In Plenary, Presentation on November 17, 2014 at 11:08 am
Like all drunks, we wake up laughing.
Then we lie there for a long time, not moving.
“I don’t want to move,” says K. “I’ll find out how drunk I still am.”
The day presents us with its first demand. It requires a decision of us – breakfast in or out. Out will mean more movement and negotiation of human affairs than can currently be imagined. In will involve twenty-four quid.
“It can’t possibly be twelve per person,” I say. “For bloody breakfast. Have you checked?”
We’re both looking at the ceiling. It isn’t interesting but it’s reassuringly plain and white and motionless. Anything else I look at has a tendency to slip and slide in an alarming way.
“Yes, I’ve checked,” says K. “It’s twelve per person.”
“Ridiculous. We’ll go out for a tostada.”
We don’t, of course. Preparing to haul myself out of bed, I lean over to kiss her but she turns away.
“It’s not you,” she says. “It’s my own stench. I can still taste the papas alioli.” More
In Presentation on September 27, 2013 at 8:05 am
The bus that I take from Tarifa to just outside Algeciras where I teach in an English academy is regular but infrequent – I’m left with over an hour to kill before I start work and I kill it in a roadside venta with a café con leche and a slow, bad-tempered netbook. Since my previous job was in the same area I’ve been a regular there now for three years and the coffee is often plonked in front of me before I’ve opened my mouth. I take it to the terrace and sit in the deafening noise of the port traffic – juggernauts and container trucks – trying to concentrate on whatever it is that day.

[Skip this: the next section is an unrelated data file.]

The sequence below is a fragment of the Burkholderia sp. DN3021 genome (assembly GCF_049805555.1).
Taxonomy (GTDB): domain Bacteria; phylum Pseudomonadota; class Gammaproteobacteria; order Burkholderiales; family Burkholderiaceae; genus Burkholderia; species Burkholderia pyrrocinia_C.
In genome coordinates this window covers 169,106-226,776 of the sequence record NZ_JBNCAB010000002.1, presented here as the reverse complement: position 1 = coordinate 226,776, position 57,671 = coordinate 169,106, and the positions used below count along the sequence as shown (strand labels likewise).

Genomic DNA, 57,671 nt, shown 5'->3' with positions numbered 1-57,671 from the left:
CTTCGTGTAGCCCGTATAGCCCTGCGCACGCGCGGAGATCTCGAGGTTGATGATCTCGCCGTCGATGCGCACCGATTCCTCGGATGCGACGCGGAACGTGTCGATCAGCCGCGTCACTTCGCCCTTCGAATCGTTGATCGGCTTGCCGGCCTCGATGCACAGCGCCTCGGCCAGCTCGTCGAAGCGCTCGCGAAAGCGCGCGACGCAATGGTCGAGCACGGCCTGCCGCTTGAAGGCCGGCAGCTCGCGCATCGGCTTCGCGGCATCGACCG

The neighbourhood is called Los Pastores and the one behind it, where I work, El Cobre. Neither of these places will ever feature heavily in Ideal Home or Town & Country and the latter in particular raises eyebrows when I tell people I work there; they often seem mildly surprised that I’ve lived to tell the tale. I’ve never experienced anything on my way to or from work but a few curious looks and a laid-back family feel to what is undeniably a down-at-heel barrio. I would concede though that a number of the inhabitants appear to be interesting.
I’ve written about the venta before and the tortuously slow process through which I eventually came to feel accepted and comfortable there. Nowadays it’s a fait accompli; I’m more or less treated like royalty. I’ve seen staff come and go and whenever a newbie arrives he or she is taught quick sharp that mine’s a coffee. I’ve had knowing conversations with the dueña about how the ideal olive is a cracked one with the stone in, More